Some notes for updates: I haven’t fully utilized the flash embedded video (see the two samples below, top is animated gif and below is embedded flash video). The problem is setting animations in sync together, e.g., sun rises at the same time in all movies. With an animated .gif, I think you simply need to refresh your browser after all of the images are loaded to get a partial sync. A better solution is out there. I can also increase the sampling rate for smoother play; now it’s two samples an hour.

Weather map and webcam animation for the Great Smoky Mountains

Weather map and webcam animation for the Great Smokies

[flv: 400 290]

These are also archived, so if you go to the smokies for a backcountry trip, you’ll be able to find your days here.

It is all about Light: a photographers dream

The past day’s weather has included periods intense light and shadow from very low, broken stratus & cumulus clouds. Rays of love from god shine from heaven through parted clouds; and there was plenty of love in the mountains. Even in these low quality webcam images, you can see golden rays of light and clearly defined ridges. Now what if you were there with a serious camera.

Though the weather overall has been chilly and uncomfortable, it does give some memorable vistas. The more diffuse stratus clouds in the western mountains were lower in altitude and created softer light.

Moon Rise
View from Purchase Knob

A Tale of Two Smokies

Visible Sat April 15, 2009. We see two very different Smokies today and the highest peaks in the southern Appalachians provide an atmospheric boundary.

On the west side of the mountains we see low dense stratus clouds, but on the east side we have clear skies. As the atmosphere is uplifted over the the highest ridge of mountains there’s cooling and abundant cloud formation. That’s half the story.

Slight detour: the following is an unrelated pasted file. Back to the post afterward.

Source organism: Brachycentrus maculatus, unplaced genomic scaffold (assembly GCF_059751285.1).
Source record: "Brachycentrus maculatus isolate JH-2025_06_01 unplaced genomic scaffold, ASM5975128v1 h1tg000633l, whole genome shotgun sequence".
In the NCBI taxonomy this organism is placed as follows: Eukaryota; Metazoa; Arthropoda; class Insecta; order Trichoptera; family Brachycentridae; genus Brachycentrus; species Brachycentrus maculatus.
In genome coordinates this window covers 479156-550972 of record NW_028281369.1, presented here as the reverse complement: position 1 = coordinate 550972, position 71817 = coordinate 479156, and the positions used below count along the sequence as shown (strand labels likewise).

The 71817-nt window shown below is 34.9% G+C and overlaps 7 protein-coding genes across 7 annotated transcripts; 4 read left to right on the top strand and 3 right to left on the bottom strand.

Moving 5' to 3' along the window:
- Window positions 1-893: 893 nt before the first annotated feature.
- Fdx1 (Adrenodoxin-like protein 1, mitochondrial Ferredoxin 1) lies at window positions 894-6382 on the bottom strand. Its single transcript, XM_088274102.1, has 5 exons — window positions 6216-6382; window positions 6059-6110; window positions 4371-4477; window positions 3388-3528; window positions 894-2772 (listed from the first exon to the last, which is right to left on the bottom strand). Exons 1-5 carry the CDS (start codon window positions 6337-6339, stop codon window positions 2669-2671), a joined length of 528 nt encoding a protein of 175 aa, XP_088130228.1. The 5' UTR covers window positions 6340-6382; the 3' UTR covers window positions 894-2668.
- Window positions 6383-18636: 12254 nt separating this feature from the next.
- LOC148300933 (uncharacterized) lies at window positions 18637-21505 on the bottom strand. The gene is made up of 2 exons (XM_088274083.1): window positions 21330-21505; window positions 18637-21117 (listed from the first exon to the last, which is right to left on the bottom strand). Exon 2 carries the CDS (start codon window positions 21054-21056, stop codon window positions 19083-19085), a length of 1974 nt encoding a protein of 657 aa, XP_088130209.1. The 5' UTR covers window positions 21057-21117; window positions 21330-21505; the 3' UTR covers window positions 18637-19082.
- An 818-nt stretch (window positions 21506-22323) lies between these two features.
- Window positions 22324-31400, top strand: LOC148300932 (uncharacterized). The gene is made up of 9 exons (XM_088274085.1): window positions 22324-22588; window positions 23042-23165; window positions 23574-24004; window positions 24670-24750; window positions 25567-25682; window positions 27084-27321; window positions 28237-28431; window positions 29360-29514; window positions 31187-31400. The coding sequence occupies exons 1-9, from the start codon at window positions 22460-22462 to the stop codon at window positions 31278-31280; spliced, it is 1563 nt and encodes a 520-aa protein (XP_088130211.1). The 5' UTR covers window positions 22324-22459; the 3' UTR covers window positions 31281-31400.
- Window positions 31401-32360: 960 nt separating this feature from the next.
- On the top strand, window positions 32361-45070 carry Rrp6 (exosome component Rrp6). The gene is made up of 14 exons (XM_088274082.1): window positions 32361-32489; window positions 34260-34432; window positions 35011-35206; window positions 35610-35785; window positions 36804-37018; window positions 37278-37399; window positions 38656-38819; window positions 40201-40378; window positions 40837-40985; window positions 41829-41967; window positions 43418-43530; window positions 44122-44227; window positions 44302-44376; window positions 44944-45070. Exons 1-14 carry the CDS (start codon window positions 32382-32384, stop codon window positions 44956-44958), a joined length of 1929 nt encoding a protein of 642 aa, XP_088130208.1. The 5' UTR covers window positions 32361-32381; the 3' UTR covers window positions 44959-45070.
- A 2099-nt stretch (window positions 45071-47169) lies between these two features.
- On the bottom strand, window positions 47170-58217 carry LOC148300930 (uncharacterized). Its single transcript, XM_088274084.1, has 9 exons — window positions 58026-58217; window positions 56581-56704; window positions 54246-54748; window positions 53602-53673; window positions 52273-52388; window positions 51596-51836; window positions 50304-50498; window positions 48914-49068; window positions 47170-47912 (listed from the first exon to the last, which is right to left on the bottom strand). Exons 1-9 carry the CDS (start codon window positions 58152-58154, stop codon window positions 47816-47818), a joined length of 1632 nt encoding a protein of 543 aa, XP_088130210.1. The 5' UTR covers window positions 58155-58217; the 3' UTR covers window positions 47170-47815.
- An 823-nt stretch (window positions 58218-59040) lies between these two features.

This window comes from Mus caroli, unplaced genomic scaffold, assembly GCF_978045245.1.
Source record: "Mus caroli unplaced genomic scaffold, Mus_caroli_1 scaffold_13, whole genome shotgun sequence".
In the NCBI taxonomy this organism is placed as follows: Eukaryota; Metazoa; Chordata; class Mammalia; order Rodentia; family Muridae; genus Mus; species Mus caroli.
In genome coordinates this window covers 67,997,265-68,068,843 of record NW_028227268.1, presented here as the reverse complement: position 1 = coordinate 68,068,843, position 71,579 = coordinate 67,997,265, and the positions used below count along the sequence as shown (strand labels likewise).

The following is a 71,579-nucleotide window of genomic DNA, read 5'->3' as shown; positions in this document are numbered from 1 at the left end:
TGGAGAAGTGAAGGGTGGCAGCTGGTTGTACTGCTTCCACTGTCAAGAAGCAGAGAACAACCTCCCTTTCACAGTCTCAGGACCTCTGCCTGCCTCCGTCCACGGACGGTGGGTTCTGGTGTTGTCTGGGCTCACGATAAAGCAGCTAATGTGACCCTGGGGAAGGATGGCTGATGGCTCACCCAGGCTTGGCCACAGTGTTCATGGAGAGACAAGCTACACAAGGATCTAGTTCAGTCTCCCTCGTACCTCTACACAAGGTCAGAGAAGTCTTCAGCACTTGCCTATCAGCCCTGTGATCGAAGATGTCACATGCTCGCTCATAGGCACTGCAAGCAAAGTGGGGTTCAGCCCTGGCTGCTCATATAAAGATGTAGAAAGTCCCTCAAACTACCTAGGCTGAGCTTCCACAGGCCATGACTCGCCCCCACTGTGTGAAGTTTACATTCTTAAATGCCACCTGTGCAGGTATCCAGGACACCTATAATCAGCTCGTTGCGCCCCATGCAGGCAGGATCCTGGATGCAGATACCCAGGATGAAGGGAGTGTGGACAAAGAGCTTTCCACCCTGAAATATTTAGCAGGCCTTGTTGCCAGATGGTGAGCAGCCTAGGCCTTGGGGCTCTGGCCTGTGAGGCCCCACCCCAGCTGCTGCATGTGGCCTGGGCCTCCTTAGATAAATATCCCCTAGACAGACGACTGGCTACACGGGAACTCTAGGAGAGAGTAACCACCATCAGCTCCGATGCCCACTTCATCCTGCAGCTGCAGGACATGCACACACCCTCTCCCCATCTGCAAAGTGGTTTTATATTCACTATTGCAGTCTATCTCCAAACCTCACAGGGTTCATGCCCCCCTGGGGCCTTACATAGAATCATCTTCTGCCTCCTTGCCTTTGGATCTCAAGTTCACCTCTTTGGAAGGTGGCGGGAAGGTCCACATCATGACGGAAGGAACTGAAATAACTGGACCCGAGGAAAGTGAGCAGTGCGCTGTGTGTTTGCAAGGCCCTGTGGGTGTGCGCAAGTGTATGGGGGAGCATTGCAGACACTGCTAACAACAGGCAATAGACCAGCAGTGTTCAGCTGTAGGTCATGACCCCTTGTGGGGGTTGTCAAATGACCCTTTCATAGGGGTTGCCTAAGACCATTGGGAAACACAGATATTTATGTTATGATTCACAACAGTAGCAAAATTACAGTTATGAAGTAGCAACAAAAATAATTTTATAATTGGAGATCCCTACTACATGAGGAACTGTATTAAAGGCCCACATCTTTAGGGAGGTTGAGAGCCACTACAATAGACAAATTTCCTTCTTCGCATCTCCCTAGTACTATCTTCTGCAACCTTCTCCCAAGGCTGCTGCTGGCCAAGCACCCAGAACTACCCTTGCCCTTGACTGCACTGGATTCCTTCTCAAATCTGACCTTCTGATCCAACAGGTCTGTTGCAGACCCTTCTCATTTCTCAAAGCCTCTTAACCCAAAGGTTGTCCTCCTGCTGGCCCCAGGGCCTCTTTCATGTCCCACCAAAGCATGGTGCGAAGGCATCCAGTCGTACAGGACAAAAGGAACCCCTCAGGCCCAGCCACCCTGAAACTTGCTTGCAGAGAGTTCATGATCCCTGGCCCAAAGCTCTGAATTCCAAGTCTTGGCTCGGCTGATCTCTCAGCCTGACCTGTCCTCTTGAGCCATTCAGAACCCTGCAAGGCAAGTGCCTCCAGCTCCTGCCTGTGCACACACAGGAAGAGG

The winds are form the northwest and the Smokies (along the Tennessee/North Carolina stateline) provide the highest barrier the winds must cross over. On the leeward side, as the winds cross over the mountains, they descend, warm, and prevent cloud formation especially just east of the summits.

Link to more:
These images and animation show a textbook situation of topographic control of weather, but over a very large area.


Easter Morning Sunrise

Weather in the Smokies this spring has been very active. Just last week, Mt. LeConte had 14 inches of snow. This morning the sun rose as a golden fireball that lit the mountain ridges in clear relief. Mt LeConte is the peak at the sun’s 4 o’clock position. Over six inches of snow lingered at the highest elevations for a few days. May has given measurable snowfall.

Moon Rise
View from Look Rock

Great Smoky NP caves and mine shafts closed to public

From the National Park’s website
Contact: Bob Miller, (865) 436-1207
In response to a growing concern about a new malady that has killed an estimated 400,000 bats in the Northeast, managers at Great Smoky Mountains National Park have closed all of its caves to public entry until further notice.

According to biologists from the U.S. Fish and Wildlife Service, a condition called White-nose Syndrome (WNS) is taking a heavy toll on bats that hibernate in caves and mines in nine states from Virginia north to New Hampshire. WNS is named for a white fungus that shows up on the faces of bats, including the endangered Indiana Bat. The Indiana bat has been recorded in the Park and is among several species of special concern relative to this disease.